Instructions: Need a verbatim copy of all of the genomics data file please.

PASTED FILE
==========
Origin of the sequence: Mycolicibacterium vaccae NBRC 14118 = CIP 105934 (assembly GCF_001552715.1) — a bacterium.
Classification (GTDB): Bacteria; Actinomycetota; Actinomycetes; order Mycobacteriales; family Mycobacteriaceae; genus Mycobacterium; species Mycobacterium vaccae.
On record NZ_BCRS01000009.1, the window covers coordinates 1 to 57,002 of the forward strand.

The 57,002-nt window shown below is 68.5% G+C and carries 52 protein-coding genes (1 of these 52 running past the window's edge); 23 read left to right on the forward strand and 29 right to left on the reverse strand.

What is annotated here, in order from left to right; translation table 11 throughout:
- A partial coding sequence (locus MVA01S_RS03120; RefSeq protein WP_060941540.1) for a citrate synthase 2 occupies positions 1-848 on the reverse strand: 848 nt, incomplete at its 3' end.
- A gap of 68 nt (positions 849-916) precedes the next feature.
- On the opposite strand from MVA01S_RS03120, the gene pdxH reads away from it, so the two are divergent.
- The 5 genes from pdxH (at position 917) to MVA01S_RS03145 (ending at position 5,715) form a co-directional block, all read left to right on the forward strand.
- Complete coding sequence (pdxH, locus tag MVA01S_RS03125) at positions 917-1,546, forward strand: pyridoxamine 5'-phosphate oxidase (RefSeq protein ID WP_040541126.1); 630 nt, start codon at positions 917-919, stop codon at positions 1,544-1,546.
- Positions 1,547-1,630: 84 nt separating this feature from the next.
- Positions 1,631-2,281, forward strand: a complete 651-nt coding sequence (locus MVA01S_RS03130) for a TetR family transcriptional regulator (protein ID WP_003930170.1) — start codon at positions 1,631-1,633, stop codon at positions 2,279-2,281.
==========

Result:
Origin of the sequence: Mycolicibacterium vaccae NBRC 14118 = CIP 105934 (assembly GCF_001552715.1) — a bacterium.
Classification (GTDB): Bacteria; Actinomycetota; Actinomycetes; order Mycobacteriales; family Mycobacteriaceae; genus Mycobacterium; species Mycobacterium vaccae.
On record NZ_BCRS01000009.1, the window covers coordinates 1 to 57,002 of the forward strand.

The 57,002-nt window shown below is 68.5% G+C and carries 52 protein-coding genes (1 of these 52 running past the window's edge); 23 read left to right on the forward strand and 29 right to left on the reverse strand.

What is annotated here, in order from left to right; translation table 11 throughout:
- A partial coding sequence (locus MVA01S_RS03120; RefSeq protein WP_060941540.1) for a citrate synthase 2 occupies positions 1-848 on the reverse strand: 848 nt, incomplete at its 3' end.
- A gap of 68 nt (positions 849-916) precedes the next feature.
- On the opposite strand from MVA01S_RS03120, the gene pdxH reads away from it, so the two are divergent.
- The 5 genes from pdxH (at position 917) to MVA01S_RS03145 (ending at position 5,715) form a co-directional block, all read left to right on the forward strand.
- Complete coding sequence (pdxH, locus tag MVA01S_RS03125) at positions 917-1,546, forward strand: pyridoxamine 5'-phosphate oxidase (RefSeq protein ID WP_040541126.1); 630 nt, start codon at positions 917-919, stop codon at positions 1,544-1,546.
- Positions 1,547-1,630: 84 nt separating this feature from the next.
- Positions 1,631-2,281, forward strand: a complete 651-nt coding sequence (locus MVA01S_RS03130) for a TetR family transcriptional regulator (protein ID WP_003930170.1) — start codon at positions 1,631-1,633, stop codon at positions 2,279-2,281.